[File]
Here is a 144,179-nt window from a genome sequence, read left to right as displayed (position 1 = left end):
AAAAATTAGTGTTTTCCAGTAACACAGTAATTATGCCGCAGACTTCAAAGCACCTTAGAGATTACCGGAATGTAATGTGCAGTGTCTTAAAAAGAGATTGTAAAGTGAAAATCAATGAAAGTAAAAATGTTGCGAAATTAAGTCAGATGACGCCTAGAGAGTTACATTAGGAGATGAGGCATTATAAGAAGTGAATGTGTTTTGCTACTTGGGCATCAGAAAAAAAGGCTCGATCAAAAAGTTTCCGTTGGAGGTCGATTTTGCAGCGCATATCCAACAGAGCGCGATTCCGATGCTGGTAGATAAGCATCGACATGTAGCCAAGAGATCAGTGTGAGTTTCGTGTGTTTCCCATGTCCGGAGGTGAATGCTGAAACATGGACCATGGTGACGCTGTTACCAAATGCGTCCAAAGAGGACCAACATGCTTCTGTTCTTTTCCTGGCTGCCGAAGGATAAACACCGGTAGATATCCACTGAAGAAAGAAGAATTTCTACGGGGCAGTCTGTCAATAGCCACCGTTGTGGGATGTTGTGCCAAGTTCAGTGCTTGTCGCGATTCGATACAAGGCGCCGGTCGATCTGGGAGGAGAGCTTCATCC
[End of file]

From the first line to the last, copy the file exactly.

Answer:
Here is a 144,179-nt window from a genome sequence, read left to right as displayed (position 1 = left end):
AAAAATTAGTGTTTTCCAGTAACACAGTAATTATGCCGCAGACTTCAAAGCACCTTAGAGATTACCGGAATGTAATGTGCAGTGTCTTAAAAAGAGATTGTAAAGTGAAAATCAATGAAAGTAAAAATGTTGCGAAATTAAGTCAGATGACGCCTAGAGAGTTACATTAGGAGATGAGGCATTATAAGAAGTGAATGTGTTTTGCTACTTGGGCATCAGAAAAAAAGGCTCGATCAAAAAGTTTCCGTTGGAGGTCGATTTTGCAGCGCATATCCAACAGAGCGCGATTCCGATGCTGGTAGATAAGCATCGACATGTAGCCAAGAGATCAGTGTGAGTTTCGTGTGTTTCCCATGTCCGGAGGTGAATGCTGAAACATGGACCATGGTGACGCTGTTACCAAATGCGTCCAAAGAGGACCAACATGCTTCTGTTCTTTTCCTGGCTGCCGAAGGATAAACACCGGTAGATATCCACTGAAGAAAGAAGAATTTCTACGGGGCAGTCTGTCAATAGCCACCGTTGTGGGATGTTGTGCCAAGTTCAGTGCTTGTCGCGATTCGATACAAGGCGCCGGTCGATCTGGGAGGAGAGCTTCATCC